Why it matters: The exhibition is a fusion of all the things I love. Beautiful, custom data visualisation, a subject that matters, and a physical space to see everything up close. If you’re in Turin, I really recommend paying a visit (ends 18 February 2024).
Intro: Data from Exploding Topics shows that online searches for “data democratisation” have increased by 117% over the last five years. Just as consumers are seeking greater transparency around where products like clothing or chocolate come from, citizens are wanting to get under the hood of where they live and how their cities can become smarter and more sustainable. As a prime example, the Australian city of Greater Geelong has created its own Data Exchange, open-sourcing 155 datasets to anyone wishing to explore the local authority’s initiatives, progress and impact more closely.
Why it matters: At the local authority level, adding tools like a keyword search and map- and chart-builders to a city’s data shifts the focus away from passive PDF-based reporting and proactively involves its inhabitants in its future. It’s a great example of data for everyone: empowering people in such a way that they can feel like city-wide action is being done by them rather than done to them by those in charge.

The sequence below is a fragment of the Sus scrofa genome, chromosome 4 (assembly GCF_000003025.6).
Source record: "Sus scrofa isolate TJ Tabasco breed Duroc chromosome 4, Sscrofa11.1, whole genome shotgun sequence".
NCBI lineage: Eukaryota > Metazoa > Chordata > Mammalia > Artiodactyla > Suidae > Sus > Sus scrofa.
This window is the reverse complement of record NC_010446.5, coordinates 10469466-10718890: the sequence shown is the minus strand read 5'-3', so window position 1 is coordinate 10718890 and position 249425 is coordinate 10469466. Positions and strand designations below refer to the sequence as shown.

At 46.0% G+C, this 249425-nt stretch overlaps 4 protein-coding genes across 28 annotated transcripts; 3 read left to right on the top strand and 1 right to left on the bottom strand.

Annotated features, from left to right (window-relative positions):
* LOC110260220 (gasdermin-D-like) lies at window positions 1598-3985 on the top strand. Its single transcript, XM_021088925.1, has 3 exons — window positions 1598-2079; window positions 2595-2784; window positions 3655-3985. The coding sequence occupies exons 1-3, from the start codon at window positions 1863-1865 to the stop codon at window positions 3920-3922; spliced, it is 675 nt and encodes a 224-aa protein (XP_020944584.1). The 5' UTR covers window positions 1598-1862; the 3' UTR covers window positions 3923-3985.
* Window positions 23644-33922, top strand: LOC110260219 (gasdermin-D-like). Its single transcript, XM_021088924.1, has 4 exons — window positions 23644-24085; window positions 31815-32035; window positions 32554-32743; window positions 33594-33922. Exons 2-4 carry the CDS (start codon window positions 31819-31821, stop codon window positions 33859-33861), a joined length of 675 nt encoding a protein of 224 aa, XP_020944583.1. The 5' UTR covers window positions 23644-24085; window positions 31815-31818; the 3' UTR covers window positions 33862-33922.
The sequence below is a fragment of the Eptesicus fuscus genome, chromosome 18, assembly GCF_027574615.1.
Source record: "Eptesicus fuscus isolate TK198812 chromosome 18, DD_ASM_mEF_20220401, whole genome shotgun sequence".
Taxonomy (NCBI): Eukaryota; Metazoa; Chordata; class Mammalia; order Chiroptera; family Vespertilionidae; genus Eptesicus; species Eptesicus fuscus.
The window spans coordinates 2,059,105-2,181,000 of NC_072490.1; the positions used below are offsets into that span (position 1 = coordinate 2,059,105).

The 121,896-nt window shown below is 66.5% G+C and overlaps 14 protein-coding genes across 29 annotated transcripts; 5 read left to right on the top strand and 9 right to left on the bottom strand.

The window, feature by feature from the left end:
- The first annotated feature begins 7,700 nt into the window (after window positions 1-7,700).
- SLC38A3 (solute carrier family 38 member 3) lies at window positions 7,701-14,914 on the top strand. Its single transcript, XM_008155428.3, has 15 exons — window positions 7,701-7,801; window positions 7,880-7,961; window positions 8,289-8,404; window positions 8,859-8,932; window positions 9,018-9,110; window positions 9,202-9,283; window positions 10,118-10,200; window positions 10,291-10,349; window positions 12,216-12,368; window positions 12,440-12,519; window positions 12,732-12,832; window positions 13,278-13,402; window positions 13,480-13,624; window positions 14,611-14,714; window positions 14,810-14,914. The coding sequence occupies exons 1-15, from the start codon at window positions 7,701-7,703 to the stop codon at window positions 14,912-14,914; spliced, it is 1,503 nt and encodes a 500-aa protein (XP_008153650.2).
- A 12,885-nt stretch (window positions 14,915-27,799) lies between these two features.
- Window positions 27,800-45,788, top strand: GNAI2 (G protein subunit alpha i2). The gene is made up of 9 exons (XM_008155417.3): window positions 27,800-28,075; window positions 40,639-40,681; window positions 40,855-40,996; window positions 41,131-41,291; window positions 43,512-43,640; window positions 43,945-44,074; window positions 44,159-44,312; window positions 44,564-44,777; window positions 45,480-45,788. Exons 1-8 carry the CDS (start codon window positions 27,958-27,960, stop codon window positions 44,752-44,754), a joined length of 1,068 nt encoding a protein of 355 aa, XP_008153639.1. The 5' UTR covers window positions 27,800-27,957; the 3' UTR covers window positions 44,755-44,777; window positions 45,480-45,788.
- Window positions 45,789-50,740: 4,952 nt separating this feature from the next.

Intro: The Atlas of Intangibles is an exploratory visualisation that documents the mundane sights and sounds captured by designer Priti Pandurangan on walks in different parts of London. From graffiti to the sound of the neighbourhood dog barking, there’s no doubt that going beyond sight gives us a better sense of what these places feel like.
Why it matters: Data visualisation as a field continues to evolve as its boundaries are tested and expanded upon. I was immediately drawn to this project with the first few words on the homepage: “A data experience designed…”. There’s certainly a growing trend for data visualisation to be more experience-driven – something that everyone can enjoy, rather than being mined for insights. Imagine if AirBnB adopted something similar for hosts to create their favourite walks or hikes, allowing them to share anecdotes of their observations and memories; it would provide guests with an unmatched experience as they plan their itineraries.I also want to highlight the way the multi-layered data was organised. At the top of the hierarchy, you can filter by witness marks (visuals) or sonic shifts (audio). You can then view the data as part of a journey (map), a group of connections (shared characteristic), or by their typologies (combination of various traits). Experiences are complex, and it isn’t always easy to put them into a neat little legend for us to understand. Although the mantra in dataviz is to simplify so it’s easier to read, we should embrace the other direction to honour the multifaceted nature of how humans experience the world.